In any country there are many meridians of longitude that run through the country. If there are ten meridians running through a country as each meridian is 4 minutes apart so, 10 x 4 = 40 minutes, so in that country there will be ten different local times according to the meridians. To avoid this confusion, the local time of a central meridian of a country is taken as the time for the whole country. This is called the Standard time. Some countries have great longitudinal extent, so they have more than one standard time. Example USA has five and Canada six time zones.

There is a general understanding among the countries of the world to select the standard meridian of any country in multiples of 7.5° longitude. Every 7.5° longitude makes a difference of 30 minutes.

Time Difference on the Basis of Location

In the earlier chapter we have seen for 1 ° longitude, the time difference is 4 minutes. We know, earth rotates from West to East. For this reason, in Bangladesh day comes earlier in the places which are located in the East than those which are located in the West. From this we can understand that morning comes earlier in those countries which are located in the East of Bangladesh and those countries which are located in the West of Bangladesh, morning comes later.

We know for the difference of 1 ° longitude, time difference becomes 4 minutes. This 1 ° is divided into 60 minutes and for every 1 minute, time difference becomes 4 seconds. So, for 60 minutes it requires 60 x 4 = 240 seconds or 4 minutes.

GPS and GIS Maps

At present the use of GPS and GIS are the most modem form of information for study and management. The English of GPS is Global Positioning System. If we want to know the global location of a certain place, the easiest way of knowing it is through GPS. Through GPS the latitude, longitude, height and distance of a certain place can be found. Besides, the north line, date and time of that place can be known.

Working Principle ofGPS

GPS collects information from the land-satellite through its receiver. To collect this information GPS needs cloud free sky. The GPS machine can work accurately in the clear sky. Sometimes it faces problems to identify the location of steep high hills, buildings and it is time consuming also.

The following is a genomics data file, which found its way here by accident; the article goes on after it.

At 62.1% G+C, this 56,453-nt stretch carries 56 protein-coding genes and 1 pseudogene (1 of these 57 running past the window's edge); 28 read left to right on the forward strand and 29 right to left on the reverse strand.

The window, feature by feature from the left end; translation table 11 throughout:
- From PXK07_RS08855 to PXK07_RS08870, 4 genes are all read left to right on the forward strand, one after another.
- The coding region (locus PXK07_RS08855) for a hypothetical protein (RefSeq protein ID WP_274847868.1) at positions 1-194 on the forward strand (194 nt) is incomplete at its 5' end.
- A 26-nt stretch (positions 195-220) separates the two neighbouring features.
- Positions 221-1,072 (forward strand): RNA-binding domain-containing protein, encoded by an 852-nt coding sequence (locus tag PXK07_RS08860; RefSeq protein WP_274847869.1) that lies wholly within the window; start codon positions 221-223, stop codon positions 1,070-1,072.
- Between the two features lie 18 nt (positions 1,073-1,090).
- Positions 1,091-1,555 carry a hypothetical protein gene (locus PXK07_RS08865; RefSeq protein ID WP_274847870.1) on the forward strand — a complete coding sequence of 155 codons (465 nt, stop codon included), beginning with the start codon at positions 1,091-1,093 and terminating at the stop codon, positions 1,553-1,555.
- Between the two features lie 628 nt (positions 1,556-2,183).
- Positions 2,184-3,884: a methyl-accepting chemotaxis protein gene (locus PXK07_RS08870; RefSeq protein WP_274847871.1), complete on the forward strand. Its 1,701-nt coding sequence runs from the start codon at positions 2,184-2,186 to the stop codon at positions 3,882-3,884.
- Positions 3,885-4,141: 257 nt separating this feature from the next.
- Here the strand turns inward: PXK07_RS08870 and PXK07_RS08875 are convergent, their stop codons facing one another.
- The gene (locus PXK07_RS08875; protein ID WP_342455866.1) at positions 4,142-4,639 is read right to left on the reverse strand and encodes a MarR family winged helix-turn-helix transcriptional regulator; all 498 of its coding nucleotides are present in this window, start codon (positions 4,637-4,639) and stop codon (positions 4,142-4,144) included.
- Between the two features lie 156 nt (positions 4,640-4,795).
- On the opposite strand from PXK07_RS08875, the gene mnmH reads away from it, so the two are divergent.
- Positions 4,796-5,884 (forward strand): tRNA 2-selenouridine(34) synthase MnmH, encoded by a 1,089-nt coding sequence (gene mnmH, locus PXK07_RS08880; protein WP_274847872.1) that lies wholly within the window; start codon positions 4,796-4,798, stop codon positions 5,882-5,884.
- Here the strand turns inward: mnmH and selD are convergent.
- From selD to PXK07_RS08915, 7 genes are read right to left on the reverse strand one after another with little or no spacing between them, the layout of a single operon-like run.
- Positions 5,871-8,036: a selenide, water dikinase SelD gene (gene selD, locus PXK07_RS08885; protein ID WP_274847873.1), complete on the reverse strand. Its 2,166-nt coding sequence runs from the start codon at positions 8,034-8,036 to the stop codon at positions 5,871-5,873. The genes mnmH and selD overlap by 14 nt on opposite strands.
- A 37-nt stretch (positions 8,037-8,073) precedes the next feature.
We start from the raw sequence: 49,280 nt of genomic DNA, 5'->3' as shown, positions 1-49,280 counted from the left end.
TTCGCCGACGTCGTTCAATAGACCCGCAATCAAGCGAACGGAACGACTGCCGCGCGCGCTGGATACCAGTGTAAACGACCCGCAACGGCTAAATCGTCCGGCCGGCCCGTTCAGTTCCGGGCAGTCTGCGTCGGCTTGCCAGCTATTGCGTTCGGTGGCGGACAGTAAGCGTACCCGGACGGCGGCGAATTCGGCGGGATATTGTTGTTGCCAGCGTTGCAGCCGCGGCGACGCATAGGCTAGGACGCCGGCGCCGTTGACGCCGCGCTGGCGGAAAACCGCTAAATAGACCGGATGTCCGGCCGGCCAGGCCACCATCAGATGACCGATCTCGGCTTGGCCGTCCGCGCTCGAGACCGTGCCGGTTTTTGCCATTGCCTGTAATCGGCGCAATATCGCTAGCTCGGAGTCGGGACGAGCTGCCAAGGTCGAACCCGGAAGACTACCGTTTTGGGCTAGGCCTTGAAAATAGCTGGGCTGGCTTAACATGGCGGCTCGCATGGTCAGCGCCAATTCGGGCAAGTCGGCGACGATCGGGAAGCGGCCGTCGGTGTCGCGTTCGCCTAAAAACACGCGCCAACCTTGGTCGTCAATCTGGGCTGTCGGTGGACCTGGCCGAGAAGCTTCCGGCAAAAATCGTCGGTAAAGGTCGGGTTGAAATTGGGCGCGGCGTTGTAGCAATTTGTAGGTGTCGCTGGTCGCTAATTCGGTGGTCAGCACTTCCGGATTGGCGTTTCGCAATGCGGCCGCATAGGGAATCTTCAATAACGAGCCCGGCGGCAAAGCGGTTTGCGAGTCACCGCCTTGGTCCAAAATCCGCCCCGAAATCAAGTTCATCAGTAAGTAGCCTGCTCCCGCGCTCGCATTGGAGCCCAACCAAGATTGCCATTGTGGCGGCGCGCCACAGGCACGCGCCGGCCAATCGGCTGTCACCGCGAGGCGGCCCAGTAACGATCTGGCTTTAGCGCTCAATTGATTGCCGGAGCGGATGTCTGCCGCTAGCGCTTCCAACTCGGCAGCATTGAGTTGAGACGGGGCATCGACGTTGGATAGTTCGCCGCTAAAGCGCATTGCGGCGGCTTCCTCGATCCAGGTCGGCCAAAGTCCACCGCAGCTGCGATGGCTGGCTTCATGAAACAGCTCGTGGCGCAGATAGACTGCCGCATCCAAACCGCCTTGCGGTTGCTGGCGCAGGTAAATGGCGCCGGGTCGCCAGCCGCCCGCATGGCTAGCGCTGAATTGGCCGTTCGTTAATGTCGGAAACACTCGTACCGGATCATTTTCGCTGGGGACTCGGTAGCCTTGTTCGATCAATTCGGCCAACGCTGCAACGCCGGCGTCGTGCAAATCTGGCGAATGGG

Benefits of GPS : Among many discoveries of technology GPS has earned a wide popularity as a very valuable tool for the geographers. With the help of this tool we can find out latitude, longitude and other matters within seconds. In our country a great problem lies in land surveying. We will be able to identify the boundary of our land without any problem. This will save much of our time. During any natural disaster we will be able to send relief goods to a certain place by identifying its exact location by latitude and longitude with this GPS.

Demerits of GPS: GPS has some problems along with its benefits. These are-its price is high, so it is not easily available. Most of the people are not familiar with it. Besides these, people tend to use traditional system.

Geographical Information System

Storing and analyzing geographical information system is known as GIS. It is a computerized system of storing information and analysis. This system helps to prepare future plan through storing geographical information, analysis and management, identifying spatial problem. The use of GIS started first in 1964 in Canada. Gradually people started using it widely around 1980. At present it is being used in land management, natural resource development, water research, urban and regional planning, population analysis, transport and communication system analysis.

The utility of a map is increased by it through the presentation of many kinds of data and analyzing those data in the map. For example, we can have a full idea of a particular place by showing its water management, topography, land use, communication, soil, road etc. in a map.